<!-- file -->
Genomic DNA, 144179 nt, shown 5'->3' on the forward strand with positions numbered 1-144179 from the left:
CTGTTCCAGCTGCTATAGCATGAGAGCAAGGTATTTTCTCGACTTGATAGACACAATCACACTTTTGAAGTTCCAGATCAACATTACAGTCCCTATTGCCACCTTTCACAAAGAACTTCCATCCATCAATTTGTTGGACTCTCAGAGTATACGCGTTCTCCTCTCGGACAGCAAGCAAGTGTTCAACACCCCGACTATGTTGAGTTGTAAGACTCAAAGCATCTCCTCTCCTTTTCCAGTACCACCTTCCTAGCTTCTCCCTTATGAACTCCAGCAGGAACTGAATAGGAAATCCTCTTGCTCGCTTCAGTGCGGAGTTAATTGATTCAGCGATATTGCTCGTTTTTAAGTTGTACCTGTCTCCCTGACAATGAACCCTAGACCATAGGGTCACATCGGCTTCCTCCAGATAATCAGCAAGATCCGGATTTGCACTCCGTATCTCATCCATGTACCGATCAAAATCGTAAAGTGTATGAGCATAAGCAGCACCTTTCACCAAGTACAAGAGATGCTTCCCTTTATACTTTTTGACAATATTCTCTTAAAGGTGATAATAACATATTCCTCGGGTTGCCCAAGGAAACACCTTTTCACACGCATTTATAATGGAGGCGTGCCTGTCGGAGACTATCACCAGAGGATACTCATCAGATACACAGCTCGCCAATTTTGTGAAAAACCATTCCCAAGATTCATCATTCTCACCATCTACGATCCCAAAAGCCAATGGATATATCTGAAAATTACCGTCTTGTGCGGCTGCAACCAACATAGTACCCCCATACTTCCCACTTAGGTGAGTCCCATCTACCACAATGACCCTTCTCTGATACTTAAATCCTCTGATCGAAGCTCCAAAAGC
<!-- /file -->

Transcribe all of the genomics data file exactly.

Genomic DNA, 144179 nt, shown 5'->3' on the forward strand with positions numbered 1-144179 from the left:
CTGTTCCAGCTGCTATAGCATGAGAGCAAGGTATTTTCTCGACTTGATAGACACAATCACACTTTTGAAGTTCCAGATCAACATTACAGTCCCTATTGCCACCTTTCACAAAGAACTTCCATCCATCAATTTGTTGGACTCTCAGAGTATACGCGTTCTCCTCTCGGACAGCAAGCAAGTGTTCAACACCCCGACTATGTTGAGTTGTAAGACTCAAAGCATCTCCTCTCCTTTTCCAGTACCACCTTCCTAGCTTCTCCCTTATGAACTCCAGCAGGAACTGAATAGGAAATCCTCTTGCTCGCTTCAGTGCGGAGTTAATTGATTCAGCGATATTGCTCGTTTTTAAGTTGTACCTGTCTCCCTGACAATGAACCCTAGACCATAGGGTCACATCGGCTTCCTCCAGATAATCAGCAAGATCCGGATTTGCACTCCGTATCTCATCCATGTACCGATCAAAATCGTAAAGTGTATGAGCATAAGCAGCACCTTTCACCAAGTACAAGAGATGCTTCCCTTTATACTTTTTGACAATATTCTCTTAAAGGTGATAATAACATATTCCTCGGGTTGCCCAAGGAAACACCTTTTCACACGCATTTATAATGGAGGCGTGCCTGTCGGAGACTATCACCAGAGGATACTCATCAGATACACAGCTCGCCAATTTTGTGAAAAACCATTCCCAAGATTCATCATTCTCACCATCTACGATCCCAAAAGCCAATGGATATATCTGAAAATTACCGTCTTGTGCGGCTGCAACCAACATAGTACCCCCATACTTCCCACTTAGGTGAGTCCCATCTACCACAATGACCCTTCTCTGATACTTAAATCCTCTGATCGAAGCTCCAAAAGC